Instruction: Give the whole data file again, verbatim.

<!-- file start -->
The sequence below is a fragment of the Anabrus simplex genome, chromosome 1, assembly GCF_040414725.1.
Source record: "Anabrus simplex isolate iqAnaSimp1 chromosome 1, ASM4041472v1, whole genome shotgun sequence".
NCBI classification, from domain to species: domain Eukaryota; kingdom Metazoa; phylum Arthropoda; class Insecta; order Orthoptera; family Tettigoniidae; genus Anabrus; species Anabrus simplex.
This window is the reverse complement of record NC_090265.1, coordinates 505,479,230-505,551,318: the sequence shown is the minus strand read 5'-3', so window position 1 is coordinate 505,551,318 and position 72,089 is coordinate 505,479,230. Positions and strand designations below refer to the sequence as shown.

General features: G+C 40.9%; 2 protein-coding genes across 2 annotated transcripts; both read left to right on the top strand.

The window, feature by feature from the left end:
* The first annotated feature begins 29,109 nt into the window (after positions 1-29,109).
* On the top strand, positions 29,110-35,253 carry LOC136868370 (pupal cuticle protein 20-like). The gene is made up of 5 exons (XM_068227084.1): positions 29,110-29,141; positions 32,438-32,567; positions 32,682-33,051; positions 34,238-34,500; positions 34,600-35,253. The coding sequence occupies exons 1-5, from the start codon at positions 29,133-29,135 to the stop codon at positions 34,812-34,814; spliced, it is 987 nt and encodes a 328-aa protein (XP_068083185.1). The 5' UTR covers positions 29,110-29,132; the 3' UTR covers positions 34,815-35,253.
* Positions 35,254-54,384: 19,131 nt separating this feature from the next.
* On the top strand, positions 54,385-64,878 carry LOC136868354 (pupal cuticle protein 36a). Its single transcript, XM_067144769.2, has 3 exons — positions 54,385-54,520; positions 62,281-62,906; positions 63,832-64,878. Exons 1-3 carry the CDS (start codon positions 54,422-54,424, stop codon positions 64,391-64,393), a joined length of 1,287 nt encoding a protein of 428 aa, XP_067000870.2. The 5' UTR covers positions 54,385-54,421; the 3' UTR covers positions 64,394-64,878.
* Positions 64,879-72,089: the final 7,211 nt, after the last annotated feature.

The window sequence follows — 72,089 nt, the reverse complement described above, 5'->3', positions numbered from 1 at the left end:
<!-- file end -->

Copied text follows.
The sequence below is a fragment of the Anabrus simplex genome, chromosome 1, assembly GCF_040414725.1.
Source record: "Anabrus simplex isolate iqAnaSimp1 chromosome 1, ASM4041472v1, whole genome shotgun sequence".
NCBI classification, from domain to species: domain Eukaryota; kingdom Metazoa; phylum Arthropoda; class Insecta; order Orthoptera; family Tettigoniidae; genus Anabrus; species Anabrus simplex.
This window is the reverse complement of record NC_090265.1, coordinates 505,479,230-505,551,318: the sequence shown is the minus strand read 5'-3', so window position 1 is coordinate 505,551,318 and position 72,089 is coordinate 505,479,230. Positions and strand designations below refer to the sequence as shown.

General features: G+C 40.9%; 2 protein-coding genes across 2 annotated transcripts; both read left to right on the top strand.

The window, feature by feature from the left end:
* The first annotated feature begins 29,109 nt into the window (after positions 1-29,109).
* On the top strand, positions 29,110-35,253 carry LOC136868370 (pupal cuticle protein 20-like). The gene is made up of 5 exons (XM_068227084.1): positions 29,110-29,141; positions 32,438-32,567; positions 32,682-33,051; positions 34,238-34,500; positions 34,600-35,253. The coding sequence occupies exons 1-5, from the start codon at positions 29,133-29,135 to the stop codon at positions 34,812-34,814; spliced, it is 987 nt and encodes a 328-aa protein (XP_068083185.1). The 5' UTR covers positions 29,110-29,132; the 3' UTR covers positions 34,815-35,253.
* Positions 35,254-54,384: 19,131 nt separating this feature from the next.
* On the top strand, positions 54,385-64,878 carry LOC136868354 (pupal cuticle protein 36a). Its single transcript, XM_067144769.2, has 3 exons — positions 54,385-54,520; positions 62,281-62,906; positions 63,832-64,878. Exons 1-3 carry the CDS (start codon positions 54,422-54,424, stop codon positions 64,391-64,393), a joined length of 1,287 nt encoding a protein of 428 aa, XP_067000870.2. The 5' UTR covers positions 54,385-54,421; the 3' UTR covers positions 64,394-64,878.
* Positions 64,879-72,089: the final 7,211 nt, after the last annotated feature.

The window sequence follows — 72,089 nt, the reverse complement described above, 5'->3', positions numbered from 1 at the left end: